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Changing Jobs Could Help Trim Employees’ Fat

Many overweight employees blame their weight on their jobs but do not take advantage of their workplace's wellness benefits.

Maybe it is time to get that extra workout in after a long day at work.

Culture of Health

63% of workers do not take advantage of wellness benefits offered by their employers.

A new survey by CareerBuilder says that 56 percent of U.S. workers think they are overweight and blame their careers for the added pounds. The survey, which sampled 3,420 full-time workers across industries and company sizes in the U.S., found that 2 in 5 workers have gained weight at their current job. Employees blamed sitting at a desk for too long, not having enough time and fatigue after work as reasons why they have gained weight.

Wellness culture in the workforce has long been studied, but the most shocking part of the CareerBuilder survey — which occurs annually — was that 63 percent of workers do not take advantage of wellness benefits offered by their employers, said Rosemary Haefner, chief human resources officer at CareerBuilder. In an email interview, Haefner said studies have shown healthy workers improve the workplace and said employee wellness needs to be addressed more critically.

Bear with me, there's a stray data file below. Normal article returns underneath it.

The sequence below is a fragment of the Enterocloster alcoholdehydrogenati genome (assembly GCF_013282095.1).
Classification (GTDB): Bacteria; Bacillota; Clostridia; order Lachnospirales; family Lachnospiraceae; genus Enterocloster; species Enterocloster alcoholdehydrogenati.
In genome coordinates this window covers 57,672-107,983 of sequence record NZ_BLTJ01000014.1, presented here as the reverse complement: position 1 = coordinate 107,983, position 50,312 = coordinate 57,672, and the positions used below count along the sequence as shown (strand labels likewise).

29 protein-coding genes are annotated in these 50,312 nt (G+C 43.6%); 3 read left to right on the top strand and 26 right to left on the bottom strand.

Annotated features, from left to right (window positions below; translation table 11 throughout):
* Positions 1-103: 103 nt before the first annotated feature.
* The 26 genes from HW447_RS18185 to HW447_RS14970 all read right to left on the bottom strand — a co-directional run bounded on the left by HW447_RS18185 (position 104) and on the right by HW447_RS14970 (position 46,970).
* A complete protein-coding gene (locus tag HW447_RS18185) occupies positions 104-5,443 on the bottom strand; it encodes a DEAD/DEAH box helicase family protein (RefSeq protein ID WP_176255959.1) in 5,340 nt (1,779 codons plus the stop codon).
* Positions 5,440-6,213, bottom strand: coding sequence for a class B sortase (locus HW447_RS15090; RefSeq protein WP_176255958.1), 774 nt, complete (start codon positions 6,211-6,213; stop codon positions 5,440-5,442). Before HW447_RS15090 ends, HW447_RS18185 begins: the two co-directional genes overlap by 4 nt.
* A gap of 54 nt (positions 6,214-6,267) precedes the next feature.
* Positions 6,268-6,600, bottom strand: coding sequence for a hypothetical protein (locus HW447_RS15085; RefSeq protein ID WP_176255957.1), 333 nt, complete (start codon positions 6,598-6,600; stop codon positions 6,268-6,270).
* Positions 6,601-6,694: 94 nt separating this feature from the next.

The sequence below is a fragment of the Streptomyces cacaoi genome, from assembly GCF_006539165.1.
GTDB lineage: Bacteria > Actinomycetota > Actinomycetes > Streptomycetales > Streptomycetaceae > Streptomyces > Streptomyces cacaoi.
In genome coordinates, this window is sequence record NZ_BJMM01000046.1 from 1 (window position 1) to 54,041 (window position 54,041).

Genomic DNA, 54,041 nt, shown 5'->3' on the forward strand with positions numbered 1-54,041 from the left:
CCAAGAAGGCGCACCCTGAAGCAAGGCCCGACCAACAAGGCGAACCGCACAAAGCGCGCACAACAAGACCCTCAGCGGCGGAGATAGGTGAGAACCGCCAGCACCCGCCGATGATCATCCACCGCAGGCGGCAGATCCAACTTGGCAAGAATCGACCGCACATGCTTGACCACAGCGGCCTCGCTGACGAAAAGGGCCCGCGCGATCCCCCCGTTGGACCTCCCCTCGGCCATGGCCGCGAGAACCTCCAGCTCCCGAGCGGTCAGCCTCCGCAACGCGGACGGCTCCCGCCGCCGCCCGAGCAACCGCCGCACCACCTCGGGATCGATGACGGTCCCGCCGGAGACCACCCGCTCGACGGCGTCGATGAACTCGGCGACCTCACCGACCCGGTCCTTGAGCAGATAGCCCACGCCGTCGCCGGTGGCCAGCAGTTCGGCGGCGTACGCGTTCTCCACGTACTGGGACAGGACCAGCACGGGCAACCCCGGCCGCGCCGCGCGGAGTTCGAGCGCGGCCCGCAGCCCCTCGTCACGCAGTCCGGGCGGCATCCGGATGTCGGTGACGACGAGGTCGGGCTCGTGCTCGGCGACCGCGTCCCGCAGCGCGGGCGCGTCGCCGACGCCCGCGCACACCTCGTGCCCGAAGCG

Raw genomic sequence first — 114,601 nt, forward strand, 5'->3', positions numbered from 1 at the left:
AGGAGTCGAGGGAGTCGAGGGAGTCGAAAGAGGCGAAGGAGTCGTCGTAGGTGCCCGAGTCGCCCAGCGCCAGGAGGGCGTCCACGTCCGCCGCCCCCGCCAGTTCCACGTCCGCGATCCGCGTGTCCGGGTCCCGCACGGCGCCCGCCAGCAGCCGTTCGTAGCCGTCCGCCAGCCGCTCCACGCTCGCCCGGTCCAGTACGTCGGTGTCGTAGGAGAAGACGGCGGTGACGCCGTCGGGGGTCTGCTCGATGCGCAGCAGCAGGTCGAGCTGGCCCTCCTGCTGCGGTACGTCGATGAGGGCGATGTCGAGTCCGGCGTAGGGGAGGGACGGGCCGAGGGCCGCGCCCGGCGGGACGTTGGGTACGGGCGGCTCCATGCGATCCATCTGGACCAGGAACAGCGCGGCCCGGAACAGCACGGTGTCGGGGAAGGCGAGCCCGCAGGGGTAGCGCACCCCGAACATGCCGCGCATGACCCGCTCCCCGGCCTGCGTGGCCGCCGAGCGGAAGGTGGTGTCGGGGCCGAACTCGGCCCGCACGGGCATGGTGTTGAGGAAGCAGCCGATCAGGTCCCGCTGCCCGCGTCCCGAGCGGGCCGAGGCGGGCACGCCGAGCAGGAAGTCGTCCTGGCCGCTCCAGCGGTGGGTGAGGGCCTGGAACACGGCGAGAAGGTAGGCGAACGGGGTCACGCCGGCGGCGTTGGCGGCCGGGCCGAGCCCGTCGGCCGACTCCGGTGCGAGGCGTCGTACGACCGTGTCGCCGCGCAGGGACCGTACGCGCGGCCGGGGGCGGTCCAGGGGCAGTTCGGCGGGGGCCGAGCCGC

Seth Serxner, chief health officer and senior vice president of population health at OptumHealth, a health services and innovation company, also sees well-being as a necessity in workplace culture. To get there, he said employers are challenged with engaging employees to be healthy, which involves strong communication, financial or social incentives, positive experiences and valuable wellness benefits.

Given the heavy reliance and evolution of technology, Serxner said having a consumer-centric approach by way of relevant, personalized apps and other technology will create more incentives for people to work out, eat healthy and change their wellness lifestyles, he added.

“When you start to look at things like getting enough sleep, managing financial well-being, being more mindful and resilient — those are things people absolutely care about,” he said.

Ariel Parrella-Aureli is a Workforce intern. Comment below or email editors@workforce.com.